Standard Specification for Steel Castings, Creep-Strength Enhanced Ferritic Alloy, for Pressure-Containing Parts, Suitable for High Temperature Service
This specification covers general requirements for creep-strength enhanced alloy steel castings for valves, flanges, fittings, and other pressure-containing parts intended primarily for high-temperature service. However, the castings are not restricted to such applications, and may be used for other applications for which the attributes of the material, as defined by this specification, are suitable. The specification includes one grade of martensitic alloy steel, Grade C91, which is provided in two classes, differentiated by the type of heat treatment after weld repairs.
This specification also prescribes the general conditions for delivery, including those for investment castings, as well as the requirements for ordering information; materials and manufacture (heat-treatment and machining); chemical composition; testing of mechanical properties (tensile testing and hardness testing); quality of castings; rework, weld repair, and retreatment; and certification and marking of castings.
1.1 This specification covers creep-strength enhanced alloy steel castings for valves, flanges, fittings, and other pressure-containing parts intended primarily for high-temperature service (see Note 1). However, they are not restricted to such applications, and the castings may be used for other applications for which the attributes of the material, as defined by this specification, are suitable.
1.2 One grade of martensitic alloy steel, Grade C91, is covered (see Note 2). It is provided in two classes, differentiated by the type of heat treatment after weld repairs. This and similar steels are characterized by a predominantly tempered martensitic or tempered Bainitic microstructure that is stabilized by the precipitation of temper-resistant particles at various precipitate nucleation sites in the microstructure. Such steels are designed to have creep-rupture strengths significantly superior to those of alloys of nominally similar compositions, but in which the precipitates or nucleation sites are absent. Since this crucial difference cannot be revealed by room-temperature mechanical property tests, these alloys require tighter controls on manufacturing and processing.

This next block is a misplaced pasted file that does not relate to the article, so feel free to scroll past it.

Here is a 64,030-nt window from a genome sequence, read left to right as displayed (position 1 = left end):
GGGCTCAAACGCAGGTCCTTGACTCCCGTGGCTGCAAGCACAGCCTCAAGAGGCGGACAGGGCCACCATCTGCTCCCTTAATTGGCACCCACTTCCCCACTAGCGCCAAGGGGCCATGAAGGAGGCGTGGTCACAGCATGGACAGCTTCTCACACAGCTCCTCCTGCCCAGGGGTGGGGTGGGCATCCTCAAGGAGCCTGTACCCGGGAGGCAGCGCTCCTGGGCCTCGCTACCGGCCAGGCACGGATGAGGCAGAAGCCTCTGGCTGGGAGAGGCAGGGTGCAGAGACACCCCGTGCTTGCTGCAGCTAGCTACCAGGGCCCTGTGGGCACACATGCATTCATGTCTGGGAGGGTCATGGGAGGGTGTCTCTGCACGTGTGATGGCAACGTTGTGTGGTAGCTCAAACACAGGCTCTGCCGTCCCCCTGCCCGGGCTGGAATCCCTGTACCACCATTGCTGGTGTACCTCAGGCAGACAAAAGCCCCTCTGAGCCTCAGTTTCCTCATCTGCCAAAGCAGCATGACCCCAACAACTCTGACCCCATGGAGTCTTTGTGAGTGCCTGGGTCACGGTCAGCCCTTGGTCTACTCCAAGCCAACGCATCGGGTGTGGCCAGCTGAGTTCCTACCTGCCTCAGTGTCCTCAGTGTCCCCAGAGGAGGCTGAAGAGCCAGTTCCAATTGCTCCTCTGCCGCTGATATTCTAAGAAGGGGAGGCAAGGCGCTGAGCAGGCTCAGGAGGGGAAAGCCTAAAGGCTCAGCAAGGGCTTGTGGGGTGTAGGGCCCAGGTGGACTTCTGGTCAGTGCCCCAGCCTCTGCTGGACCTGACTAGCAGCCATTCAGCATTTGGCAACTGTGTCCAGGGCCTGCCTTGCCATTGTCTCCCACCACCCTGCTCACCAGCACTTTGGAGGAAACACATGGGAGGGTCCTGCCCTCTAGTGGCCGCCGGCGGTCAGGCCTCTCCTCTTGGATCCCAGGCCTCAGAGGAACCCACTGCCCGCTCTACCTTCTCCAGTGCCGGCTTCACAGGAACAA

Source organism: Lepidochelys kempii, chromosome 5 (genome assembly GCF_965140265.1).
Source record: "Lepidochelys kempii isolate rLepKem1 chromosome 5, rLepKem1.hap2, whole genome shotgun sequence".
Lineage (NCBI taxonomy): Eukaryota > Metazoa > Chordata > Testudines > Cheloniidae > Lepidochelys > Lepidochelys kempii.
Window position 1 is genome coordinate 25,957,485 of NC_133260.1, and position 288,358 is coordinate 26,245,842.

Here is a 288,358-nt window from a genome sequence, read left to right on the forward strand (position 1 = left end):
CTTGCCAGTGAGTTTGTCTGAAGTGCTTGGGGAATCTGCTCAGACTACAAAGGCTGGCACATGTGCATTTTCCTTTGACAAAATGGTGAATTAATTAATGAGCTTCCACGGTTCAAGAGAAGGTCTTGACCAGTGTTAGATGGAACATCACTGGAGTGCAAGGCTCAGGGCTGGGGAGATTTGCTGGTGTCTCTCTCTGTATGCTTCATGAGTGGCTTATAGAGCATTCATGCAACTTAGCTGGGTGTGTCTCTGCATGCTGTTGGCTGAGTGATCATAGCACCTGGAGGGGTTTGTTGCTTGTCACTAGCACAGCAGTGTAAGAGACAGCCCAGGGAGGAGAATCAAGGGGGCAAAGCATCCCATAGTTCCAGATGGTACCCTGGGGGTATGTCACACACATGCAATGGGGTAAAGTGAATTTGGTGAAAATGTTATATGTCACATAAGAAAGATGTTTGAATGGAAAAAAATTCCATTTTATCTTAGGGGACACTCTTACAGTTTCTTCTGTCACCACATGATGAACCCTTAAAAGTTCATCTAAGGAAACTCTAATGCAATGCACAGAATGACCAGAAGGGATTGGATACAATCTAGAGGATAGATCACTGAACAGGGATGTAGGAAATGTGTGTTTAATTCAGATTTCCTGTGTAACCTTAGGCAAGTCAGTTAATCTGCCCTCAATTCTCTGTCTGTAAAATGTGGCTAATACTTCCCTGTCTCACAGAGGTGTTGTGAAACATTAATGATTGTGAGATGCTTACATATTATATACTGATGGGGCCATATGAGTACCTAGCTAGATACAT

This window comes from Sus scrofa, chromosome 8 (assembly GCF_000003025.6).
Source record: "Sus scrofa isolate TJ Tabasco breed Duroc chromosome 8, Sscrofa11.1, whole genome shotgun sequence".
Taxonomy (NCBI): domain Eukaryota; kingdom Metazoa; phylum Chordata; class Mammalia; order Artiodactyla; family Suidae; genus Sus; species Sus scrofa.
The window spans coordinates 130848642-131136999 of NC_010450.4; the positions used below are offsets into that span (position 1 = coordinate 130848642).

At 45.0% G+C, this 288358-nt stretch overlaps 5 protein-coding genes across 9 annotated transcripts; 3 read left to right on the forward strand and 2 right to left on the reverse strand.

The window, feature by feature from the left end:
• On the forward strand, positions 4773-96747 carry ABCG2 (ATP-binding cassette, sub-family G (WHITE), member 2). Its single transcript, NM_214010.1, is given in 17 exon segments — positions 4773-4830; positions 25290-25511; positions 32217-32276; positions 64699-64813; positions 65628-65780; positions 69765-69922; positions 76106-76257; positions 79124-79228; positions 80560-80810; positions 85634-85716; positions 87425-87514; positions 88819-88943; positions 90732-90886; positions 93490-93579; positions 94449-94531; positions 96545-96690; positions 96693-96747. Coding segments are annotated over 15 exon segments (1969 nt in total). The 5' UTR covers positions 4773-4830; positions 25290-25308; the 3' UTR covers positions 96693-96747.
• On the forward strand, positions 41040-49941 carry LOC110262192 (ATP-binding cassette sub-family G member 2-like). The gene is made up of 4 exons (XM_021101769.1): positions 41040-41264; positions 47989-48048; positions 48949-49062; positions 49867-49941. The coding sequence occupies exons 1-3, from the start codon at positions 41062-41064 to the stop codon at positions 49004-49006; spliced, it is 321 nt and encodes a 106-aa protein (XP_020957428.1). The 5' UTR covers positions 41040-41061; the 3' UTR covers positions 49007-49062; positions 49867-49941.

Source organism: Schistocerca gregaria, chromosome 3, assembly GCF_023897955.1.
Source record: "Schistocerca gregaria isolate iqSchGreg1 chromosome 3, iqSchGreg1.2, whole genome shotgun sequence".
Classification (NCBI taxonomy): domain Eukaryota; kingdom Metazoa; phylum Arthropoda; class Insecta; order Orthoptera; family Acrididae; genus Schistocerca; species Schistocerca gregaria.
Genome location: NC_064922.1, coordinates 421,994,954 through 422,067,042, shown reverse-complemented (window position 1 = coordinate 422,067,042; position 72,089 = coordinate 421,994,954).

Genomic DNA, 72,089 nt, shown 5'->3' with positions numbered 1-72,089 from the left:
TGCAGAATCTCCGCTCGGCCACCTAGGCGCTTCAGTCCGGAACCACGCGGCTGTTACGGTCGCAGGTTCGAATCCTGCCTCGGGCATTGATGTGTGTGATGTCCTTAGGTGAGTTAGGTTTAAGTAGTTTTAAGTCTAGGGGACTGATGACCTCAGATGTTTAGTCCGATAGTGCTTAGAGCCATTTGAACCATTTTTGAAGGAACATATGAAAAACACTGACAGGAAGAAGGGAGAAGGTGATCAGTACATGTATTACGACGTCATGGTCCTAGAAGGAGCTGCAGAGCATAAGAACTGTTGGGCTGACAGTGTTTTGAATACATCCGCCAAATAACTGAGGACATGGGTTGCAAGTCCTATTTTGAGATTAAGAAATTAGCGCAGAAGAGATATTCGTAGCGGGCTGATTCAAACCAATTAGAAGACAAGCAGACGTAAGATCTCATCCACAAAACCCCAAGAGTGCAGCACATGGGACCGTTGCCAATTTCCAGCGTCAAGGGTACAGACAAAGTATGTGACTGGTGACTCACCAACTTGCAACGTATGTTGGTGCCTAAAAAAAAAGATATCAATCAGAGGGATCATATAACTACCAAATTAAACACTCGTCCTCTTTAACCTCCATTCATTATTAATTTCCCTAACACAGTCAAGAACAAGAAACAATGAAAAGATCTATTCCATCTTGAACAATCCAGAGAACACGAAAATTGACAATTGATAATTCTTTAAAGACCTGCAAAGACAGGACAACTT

Note 1: The grades covered by this specification represent materials that are generally suitable for assembly with other castings or wrought steel parts by fusion welding. It is not intended to imply that these grades possess equal degrees of weldability; therefore, it is the responsibility of the purchaser to establish a suitable welding technique. Since these grades possess varying degrees of suitability for high-temperature service, it is also the responsibility of the purchaser to determine which grade shall be furnished, due consideration being given to the requirements of the applicable construction codes.
Note 2: The committee formulating this specification has included one grade of material that is considered to represent a type of ferritic alloy steel suitable for valves, flanges, fittings, and other pressure-containing parts. Additional alloy steels will be considered for inclusion in this specification by the committee as the need becomes apparent.
1.3 The values stated in either SI units or inch-pound units are to be regarded separately as standard. The values stated in each system may not be exact equivalents; therefore, each system shall be used independently of the other. Combining values from the two systems may result in non-conformance with the standard.
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